Stephen Bown’s novel takes us through Vitus Bering’s expedition to Alaska
When people think about the Age of Exploration, men like Christopher Columbus and Lewis and Clark usually come to mind. But we can now add Danish mariner Vitus Bering to that list, thanks to historian and author Stephen R. Bown’s Island of Blue Foxes: Disaster and Triumph on Bering’s Great Voyage to Alaska, a true account tale of Bering’s voyage in 1741.
With the original idea of the expedition being put forward by Russia’s Peter the Great in the 1730s, Bering led the Great Northern Expedition along with 3,000 scientists, interpreters, artists, surveyors, labourers, and officers across the unrelenting landscape of Siberia and the Pacific Ocean.
The excursion was intended to map out the eastern reaches of Siberia and hopefully the western shores of North America. It lasted nearly 10 years and spanned three continents making it the most expensive and enthusiastic voyage in history.
“I don’t know who would sign onto those expeditions,” Bown says. “I have a map of Siberia in my office just to remind myself how far these people travelled without any maps or roads. No wonder it took them years.”
Bown does an expert job of mapping out the book in parts and providing useful expository information about Bering’s accolades and preparation for his mammoth voyage. His wife Anna writes him letters and we are given documented accounts from men like Lieutenant Sven Waxell, a commander during Bering’s sail, and Georg Steller, a German botanist.
“The ship’s log is very interesting, but it doesn’t bring anyone alive. I had to find things like Steller’s journal or Waxell’s account that was never published in his lifetime,” Bown says. “Historical context is really important to me, but without the human story, it’s all meaningless. That’s the difference between me and an academic historian. They would be getting all the facts straight, whereas I’m focused on the people and how they respond to disasters or a sudden change in their circumstances.”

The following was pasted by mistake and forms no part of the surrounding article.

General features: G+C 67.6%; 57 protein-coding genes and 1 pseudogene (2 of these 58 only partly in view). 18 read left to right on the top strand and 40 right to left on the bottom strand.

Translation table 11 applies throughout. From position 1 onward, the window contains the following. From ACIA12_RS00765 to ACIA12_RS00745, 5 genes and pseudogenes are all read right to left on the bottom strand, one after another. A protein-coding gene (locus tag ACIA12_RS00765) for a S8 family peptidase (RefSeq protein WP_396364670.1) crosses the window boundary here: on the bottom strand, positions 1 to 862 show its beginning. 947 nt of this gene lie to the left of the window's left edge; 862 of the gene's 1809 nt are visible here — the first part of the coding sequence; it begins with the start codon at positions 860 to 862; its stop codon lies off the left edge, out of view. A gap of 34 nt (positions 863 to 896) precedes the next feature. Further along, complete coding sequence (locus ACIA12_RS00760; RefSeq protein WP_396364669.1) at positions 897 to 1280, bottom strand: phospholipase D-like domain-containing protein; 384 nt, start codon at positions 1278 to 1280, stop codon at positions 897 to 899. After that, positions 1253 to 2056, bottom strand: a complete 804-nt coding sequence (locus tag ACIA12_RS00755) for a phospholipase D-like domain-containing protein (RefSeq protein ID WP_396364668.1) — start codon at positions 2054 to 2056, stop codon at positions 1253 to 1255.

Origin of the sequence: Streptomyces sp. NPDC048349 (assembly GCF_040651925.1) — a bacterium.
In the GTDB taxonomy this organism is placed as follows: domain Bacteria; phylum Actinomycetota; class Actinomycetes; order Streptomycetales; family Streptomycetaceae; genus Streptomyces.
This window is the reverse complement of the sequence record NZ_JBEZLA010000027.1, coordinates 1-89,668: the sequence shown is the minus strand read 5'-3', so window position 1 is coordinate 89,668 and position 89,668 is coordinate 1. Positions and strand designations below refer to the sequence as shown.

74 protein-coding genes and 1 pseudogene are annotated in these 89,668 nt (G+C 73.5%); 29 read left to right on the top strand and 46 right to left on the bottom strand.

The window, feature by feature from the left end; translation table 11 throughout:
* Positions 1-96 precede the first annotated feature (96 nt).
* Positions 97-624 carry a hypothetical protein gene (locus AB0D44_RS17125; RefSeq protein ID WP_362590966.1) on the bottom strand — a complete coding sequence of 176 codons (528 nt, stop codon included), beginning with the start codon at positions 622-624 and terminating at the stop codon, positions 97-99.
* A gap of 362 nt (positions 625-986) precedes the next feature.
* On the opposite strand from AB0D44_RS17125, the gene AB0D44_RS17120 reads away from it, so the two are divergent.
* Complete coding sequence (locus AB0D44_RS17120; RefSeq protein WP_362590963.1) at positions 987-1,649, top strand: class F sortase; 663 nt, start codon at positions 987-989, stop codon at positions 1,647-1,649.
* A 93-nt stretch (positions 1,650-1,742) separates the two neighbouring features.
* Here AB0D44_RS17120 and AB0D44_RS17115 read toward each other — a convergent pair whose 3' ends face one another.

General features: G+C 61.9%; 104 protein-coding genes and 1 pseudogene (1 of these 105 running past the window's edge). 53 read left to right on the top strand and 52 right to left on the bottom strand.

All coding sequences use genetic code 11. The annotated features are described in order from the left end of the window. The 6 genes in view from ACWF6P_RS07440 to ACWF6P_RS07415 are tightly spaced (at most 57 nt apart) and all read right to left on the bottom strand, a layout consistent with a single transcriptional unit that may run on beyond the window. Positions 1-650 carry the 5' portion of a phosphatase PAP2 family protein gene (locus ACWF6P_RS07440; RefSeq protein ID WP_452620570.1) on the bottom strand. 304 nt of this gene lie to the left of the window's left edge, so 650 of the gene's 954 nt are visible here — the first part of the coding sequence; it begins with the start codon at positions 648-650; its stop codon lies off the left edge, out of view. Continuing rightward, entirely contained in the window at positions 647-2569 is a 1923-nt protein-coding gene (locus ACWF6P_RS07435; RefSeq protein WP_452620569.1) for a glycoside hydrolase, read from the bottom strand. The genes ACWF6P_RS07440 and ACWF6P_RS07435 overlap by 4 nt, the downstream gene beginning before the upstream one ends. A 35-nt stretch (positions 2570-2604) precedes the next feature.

While the book stretches 10 years, Bown takes his time describing Bering’s thoughts during the voyage and it’s for the books benefit. We truly see Bering wrestling with this monumental task that he has made himself responsible for.
The expedition begins with a trek across Siberia to the Kamchatka Peninsula. Bering then oversees the construction of the St. Peter and St. Paul, two ships that would become markers for the voyage.
“The conditions of these voyages were incredible,” Bown says. “No ship like that would ever be able to leave port nowadays.”
As Bown writes it, the voyage was immediately welcomed by despair. After they set sail, the supply ship holding significant resources like food runs aground. It then takes eight days for the ship to be repaired, and the food the ship was carrying is now ruined by saltwater. Without food, morale among the crew begins to seep low.
“They say, ‘Oh, I guess we’re going with no food then,’” Bown says. “It’s just an endless series of disasters and it’s easy for a reader to see them coming.”
Not soon after the St. Paul and St. Peter depart for North America’s coast, they are separated in fog and darkness, leaving Bering to sail the St. Peter alone with his crew.
“There were so many variables. Even after the Siberian trek, they didn’t really know anything,” Bown says. “They didn’t know where they were going. They didn’t know the winds.”
Often history is written in a hushed, scholarly tone that drags on to the point of apathy, but Bown’s sequence of events almost read like an action film. It comes from his writing style, which has been seen in his previous works like The Last Viking, and White Eskimo. It’s hard to put one of his books down, which is rare with many history lessons.
“I think I’ve developed a sense of what makes a good story,” he says. “I’m really interested in what people were up to and what they were doing. I think it’s because, in those primitive times, people were left up more to their own devices.”
The climax of the book comes near the end when Bering and his crew, ripe and dying of scurvy, are shipwrecked on an island in the Aleutian Chain inhabited by a legion of arctic foxes. The foxes begin slowly killing the crew, turning this story of exploration into a horror-survival.
“Blue arctic foxes are already an unusual thing,” Bown says. Those descriptions of the feral foxes forming out of the hills and attacking and eating them … no one in a million years would ever dream that this magnificent enterprise of the Russian state would end with these people dying on this island and being eaten by blue foxes.”